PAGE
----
Abstract 8724: Short and Long-Term Mortality of Pediatric Stroke: A Fourteen Year Statewide Study
Objectives: Since there are no recent data on the short and long-term mortality of pediatric stroke, we examined the 30-day, 1 year and 5 year mortality of children admitted to New Jersey (NJ) hospitals with a diagnosis of stroke using a statewide administrative database.
Methods: We used the Myocardial Infarction Data Acquisition System (MIDAS) database, which includes demographic and clinical data on children (aged > 30 days to ≤ 19 years) admitted with a first time diagnosis of stroke to all non-federal hospitals in NJ between 1994 and 2007. Deaths were ascertained by matching the MIDAS records to death information from NJ Death Registration Files within 30 days, 1 year and 5 years from the index admission. Cox proportional hazards regression models were fitted to assess the effect of demographic characteristics and predisposing conditions of stroke on time to death.
Results: Thirty-day, 1-year and 5-year mortality rates were 10.2%, 13.7% and 16.2% respectively (Figure 1a) among 1,034 children admitted during the study period. At all time periods, mortality rates from hemorrhagic stroke were 2-3 times higher compared to ischemic stroke and adjusted survival from hemorrhagic stroke was significantly lower compared to ischemic stroke (p< 0.0001) (Figure 1b, 1c, 1d). Twenty-four percent of the deaths were due to a cardiovascular cause, mostly comprising of cerebrovascular hemorrhage and congenital malformations of the circulatory system. The remaining 76% percent of the deaths were due to a non-cardiovascular cause such as cancer, diseases or malformations of nervous system. After adjusting for all covariates, important predictors of mortality were: type of stroke, prior history of cardiac dysrhythmia, CNS tumor, leukemia, human immunodeficiency virus (HIV) and meningitis.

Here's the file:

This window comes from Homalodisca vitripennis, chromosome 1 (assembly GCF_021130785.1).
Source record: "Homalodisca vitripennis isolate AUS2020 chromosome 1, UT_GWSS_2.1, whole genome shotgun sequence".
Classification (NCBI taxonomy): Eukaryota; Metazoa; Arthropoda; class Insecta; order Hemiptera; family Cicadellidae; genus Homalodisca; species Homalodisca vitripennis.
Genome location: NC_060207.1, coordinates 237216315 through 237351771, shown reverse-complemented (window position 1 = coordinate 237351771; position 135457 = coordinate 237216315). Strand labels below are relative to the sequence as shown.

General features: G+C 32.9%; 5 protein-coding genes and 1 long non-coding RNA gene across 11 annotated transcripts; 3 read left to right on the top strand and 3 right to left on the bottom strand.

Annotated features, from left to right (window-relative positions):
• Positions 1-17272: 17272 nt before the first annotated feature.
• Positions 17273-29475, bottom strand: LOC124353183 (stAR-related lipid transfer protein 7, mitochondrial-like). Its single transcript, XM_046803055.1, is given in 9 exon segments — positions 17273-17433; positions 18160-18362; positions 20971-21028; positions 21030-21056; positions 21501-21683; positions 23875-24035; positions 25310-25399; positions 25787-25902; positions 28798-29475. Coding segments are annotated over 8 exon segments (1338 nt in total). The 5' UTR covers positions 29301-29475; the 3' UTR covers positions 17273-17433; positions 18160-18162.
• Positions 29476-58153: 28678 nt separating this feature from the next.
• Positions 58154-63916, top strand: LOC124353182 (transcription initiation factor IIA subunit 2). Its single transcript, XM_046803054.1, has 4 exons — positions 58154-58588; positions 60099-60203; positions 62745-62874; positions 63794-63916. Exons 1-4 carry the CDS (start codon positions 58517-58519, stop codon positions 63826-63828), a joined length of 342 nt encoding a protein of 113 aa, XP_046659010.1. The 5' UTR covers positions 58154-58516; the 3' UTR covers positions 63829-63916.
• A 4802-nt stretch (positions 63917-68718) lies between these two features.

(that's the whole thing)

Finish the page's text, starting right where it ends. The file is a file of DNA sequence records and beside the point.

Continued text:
Conclusion: At 5 years, roughly 85% of the children with stroke were alive. However, children with hemorrhagic stroke were at a much higher risk of death compared to those with ischemic stroke.
- © 2011 by American Heart Association, Inc.